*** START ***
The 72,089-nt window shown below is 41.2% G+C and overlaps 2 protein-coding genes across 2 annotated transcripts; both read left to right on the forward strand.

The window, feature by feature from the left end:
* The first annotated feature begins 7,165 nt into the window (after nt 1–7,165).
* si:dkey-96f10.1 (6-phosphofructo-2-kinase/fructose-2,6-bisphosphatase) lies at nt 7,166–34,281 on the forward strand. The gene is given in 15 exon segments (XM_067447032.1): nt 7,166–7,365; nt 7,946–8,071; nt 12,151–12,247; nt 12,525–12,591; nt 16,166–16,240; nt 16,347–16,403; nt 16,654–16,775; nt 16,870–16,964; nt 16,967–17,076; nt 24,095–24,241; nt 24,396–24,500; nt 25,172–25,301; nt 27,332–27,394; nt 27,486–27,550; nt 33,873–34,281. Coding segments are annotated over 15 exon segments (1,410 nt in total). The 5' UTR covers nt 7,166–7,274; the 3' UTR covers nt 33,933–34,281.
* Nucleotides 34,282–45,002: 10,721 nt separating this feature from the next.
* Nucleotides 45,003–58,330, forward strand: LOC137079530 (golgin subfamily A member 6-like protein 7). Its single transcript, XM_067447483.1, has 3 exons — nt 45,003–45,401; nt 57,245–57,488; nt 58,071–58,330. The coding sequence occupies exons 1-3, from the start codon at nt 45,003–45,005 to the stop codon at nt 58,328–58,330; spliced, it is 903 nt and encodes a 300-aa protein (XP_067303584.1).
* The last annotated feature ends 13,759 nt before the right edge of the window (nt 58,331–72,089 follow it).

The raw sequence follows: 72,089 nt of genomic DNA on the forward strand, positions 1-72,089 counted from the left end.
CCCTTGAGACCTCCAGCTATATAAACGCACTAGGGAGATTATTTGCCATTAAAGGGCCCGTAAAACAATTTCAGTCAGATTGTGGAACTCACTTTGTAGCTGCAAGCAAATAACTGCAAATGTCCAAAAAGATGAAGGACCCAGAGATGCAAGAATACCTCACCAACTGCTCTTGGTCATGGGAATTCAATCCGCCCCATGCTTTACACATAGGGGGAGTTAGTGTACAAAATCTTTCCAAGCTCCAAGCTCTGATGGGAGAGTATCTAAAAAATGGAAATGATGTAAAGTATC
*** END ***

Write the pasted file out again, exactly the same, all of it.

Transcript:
The 72,089-nt window shown below is 41.2% G+C and overlaps 2 protein-coding genes across 2 annotated transcripts; both read left to right on the forward strand.

The window, feature by feature from the left end:
* The first annotated feature begins 7,165 nt into the window (after nt 1–7,165).
* si:dkey-96f10.1 (6-phosphofructo-2-kinase/fructose-2,6-bisphosphatase) lies at nt 7,166–34,281 on the forward strand. The gene is given in 15 exon segments (XM_067447032.1): nt 7,166–7,365; nt 7,946–8,071; nt 12,151–12,247; nt 12,525–12,591; nt 16,166–16,240; nt 16,347–16,403; nt 16,654–16,775; nt 16,870–16,964; nt 16,967–17,076; nt 24,095–24,241; nt 24,396–24,500; nt 25,172–25,301; nt 27,332–27,394; nt 27,486–27,550; nt 33,873–34,281. Coding segments are annotated over 15 exon segments (1,410 nt in total). The 5' UTR covers nt 7,166–7,274; the 3' UTR covers nt 33,933–34,281.
* Nucleotides 34,282–45,002: 10,721 nt separating this feature from the next.
* Nucleotides 45,003–58,330, forward strand: LOC137079530 (golgin subfamily A member 6-like protein 7). Its single transcript, XM_067447483.1, has 3 exons — nt 45,003–45,401; nt 57,245–57,488; nt 58,071–58,330. The coding sequence occupies exons 1-3, from the start codon at nt 45,003–45,005 to the stop codon at nt 58,328–58,330; spliced, it is 903 nt and encodes a 300-aa protein (XP_067303584.1).
* The last annotated feature ends 13,759 nt before the right edge of the window (nt 58,331–72,089 follow it).

The raw sequence follows: 72,089 nt of genomic DNA on the forward strand, positions 1-72,089 counted from the left end.
CCCTTGAGACCTCCAGCTATATAAACGCACTAGGGAGATTATTTGCCATTAAAGGGCCCGTAAAACAATTTCAGTCAGATTGTGGAACTCACTTTGTAGCTGCAAGCAAATAACTGCAAATGTCCAAAAAGATGAAGGACCCAGAGATGCAAGAATACCTCACCAACTGCTCTTGGTCATGGGAATTCAATCCGCCCCATGCTTTACACATAGGGGGAGTTAGTGTACAAAATCTTTCCAAGCTCCAAGCTCTGATGGGAGAGTATCTAAAAAATGGAAATGATGTAAAGTATC